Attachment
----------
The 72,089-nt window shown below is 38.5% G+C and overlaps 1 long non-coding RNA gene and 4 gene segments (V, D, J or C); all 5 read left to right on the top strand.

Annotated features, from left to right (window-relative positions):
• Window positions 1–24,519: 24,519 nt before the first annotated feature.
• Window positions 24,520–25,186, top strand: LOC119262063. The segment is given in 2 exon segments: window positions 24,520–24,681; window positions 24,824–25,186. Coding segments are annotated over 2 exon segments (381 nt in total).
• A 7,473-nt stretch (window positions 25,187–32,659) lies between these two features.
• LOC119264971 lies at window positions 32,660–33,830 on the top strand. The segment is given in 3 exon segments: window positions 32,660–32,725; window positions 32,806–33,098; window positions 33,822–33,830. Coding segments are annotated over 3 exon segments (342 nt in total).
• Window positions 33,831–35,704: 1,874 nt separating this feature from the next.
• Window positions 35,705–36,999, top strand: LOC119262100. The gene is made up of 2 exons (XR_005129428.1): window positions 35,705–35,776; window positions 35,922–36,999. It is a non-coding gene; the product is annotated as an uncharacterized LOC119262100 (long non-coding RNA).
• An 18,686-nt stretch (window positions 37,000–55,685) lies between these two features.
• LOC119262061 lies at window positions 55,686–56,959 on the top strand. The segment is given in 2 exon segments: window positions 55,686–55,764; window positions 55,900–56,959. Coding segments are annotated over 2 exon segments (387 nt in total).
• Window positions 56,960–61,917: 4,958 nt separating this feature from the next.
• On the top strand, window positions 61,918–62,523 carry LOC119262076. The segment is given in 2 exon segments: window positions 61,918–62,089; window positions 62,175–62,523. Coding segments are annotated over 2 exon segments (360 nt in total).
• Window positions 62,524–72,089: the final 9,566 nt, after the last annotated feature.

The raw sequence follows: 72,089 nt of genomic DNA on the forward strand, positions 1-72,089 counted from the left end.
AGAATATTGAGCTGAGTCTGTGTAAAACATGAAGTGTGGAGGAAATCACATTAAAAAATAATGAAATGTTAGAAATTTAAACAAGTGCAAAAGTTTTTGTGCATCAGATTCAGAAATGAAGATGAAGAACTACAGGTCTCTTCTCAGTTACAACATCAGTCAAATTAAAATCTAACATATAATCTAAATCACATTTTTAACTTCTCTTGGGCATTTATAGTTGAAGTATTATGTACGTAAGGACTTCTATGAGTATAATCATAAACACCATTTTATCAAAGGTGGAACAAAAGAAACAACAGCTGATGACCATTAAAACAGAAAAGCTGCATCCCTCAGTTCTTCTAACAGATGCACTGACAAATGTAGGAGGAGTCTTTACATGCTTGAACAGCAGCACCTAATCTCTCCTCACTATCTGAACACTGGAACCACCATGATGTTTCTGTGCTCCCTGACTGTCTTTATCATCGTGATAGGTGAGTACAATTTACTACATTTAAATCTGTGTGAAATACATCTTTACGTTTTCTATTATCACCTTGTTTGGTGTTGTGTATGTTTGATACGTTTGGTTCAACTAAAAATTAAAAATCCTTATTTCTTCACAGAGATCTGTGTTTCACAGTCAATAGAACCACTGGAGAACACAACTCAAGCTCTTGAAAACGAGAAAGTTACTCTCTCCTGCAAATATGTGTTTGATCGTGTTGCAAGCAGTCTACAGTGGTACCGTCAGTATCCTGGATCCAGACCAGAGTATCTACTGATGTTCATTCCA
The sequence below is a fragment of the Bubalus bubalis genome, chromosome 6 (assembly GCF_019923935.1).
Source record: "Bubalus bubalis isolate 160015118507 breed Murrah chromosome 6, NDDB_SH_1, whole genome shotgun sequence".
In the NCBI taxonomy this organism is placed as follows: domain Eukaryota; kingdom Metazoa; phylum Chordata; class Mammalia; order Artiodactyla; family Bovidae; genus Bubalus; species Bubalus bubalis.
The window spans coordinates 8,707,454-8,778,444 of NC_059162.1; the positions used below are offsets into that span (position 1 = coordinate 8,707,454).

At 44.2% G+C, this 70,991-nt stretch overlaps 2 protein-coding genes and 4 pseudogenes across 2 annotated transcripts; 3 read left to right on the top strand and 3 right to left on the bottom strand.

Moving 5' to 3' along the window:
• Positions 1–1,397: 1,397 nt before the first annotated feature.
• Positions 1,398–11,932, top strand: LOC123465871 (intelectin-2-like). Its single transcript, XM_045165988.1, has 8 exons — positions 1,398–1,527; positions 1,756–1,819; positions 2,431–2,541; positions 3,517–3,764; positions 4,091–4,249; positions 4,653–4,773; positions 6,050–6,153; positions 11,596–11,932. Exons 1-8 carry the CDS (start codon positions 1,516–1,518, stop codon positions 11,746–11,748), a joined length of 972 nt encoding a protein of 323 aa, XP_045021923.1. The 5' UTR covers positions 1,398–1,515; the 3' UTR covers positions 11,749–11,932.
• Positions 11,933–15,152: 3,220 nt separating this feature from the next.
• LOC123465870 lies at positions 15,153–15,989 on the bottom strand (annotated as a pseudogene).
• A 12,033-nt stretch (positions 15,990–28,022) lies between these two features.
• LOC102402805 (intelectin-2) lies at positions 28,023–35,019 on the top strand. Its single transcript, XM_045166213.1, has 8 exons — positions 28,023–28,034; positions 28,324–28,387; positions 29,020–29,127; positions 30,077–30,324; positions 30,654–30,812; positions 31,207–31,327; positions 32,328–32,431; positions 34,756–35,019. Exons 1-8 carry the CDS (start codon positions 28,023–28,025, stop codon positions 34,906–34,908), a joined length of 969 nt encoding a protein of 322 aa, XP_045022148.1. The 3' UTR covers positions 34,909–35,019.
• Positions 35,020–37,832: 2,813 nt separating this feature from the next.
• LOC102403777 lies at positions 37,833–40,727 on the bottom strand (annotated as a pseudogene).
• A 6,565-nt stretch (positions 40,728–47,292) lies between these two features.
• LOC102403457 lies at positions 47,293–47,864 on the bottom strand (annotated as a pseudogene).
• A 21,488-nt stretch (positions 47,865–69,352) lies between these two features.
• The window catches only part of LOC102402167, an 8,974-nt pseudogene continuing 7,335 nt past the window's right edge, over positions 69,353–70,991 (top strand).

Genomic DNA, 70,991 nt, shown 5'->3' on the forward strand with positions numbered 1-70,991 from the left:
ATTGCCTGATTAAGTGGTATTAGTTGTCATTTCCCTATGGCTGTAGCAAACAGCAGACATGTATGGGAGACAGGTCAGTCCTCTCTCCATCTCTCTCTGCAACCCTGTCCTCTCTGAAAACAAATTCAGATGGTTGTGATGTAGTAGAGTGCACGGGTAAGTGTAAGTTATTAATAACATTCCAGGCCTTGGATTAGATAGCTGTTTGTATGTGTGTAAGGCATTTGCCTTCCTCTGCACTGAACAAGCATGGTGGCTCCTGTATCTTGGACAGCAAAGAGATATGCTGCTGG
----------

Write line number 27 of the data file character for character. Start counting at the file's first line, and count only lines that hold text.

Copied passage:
• LOC102402805 (intelectin-2) lies at positions 28,023–35,019 on the top strand. Its single transcript, XM_045166213.1, has 8 exons — positions 28,023–28,034; positions 28,324–28,387; positions 29,020–29,127; positions 30,077–30,324; positions 30,654–30,812; positions 31,207–31,327; positions 32,328–32,431; positions 34,756–35,019. Exons 1-8 carry the CDS (start codon positions 28,023–28,025, stop codon positions 34,906–34,908), a joined length of 969 nt encoding a protein of 322 aa, XP_045022148.1. The 3' UTR covers positions 34,909–35,019.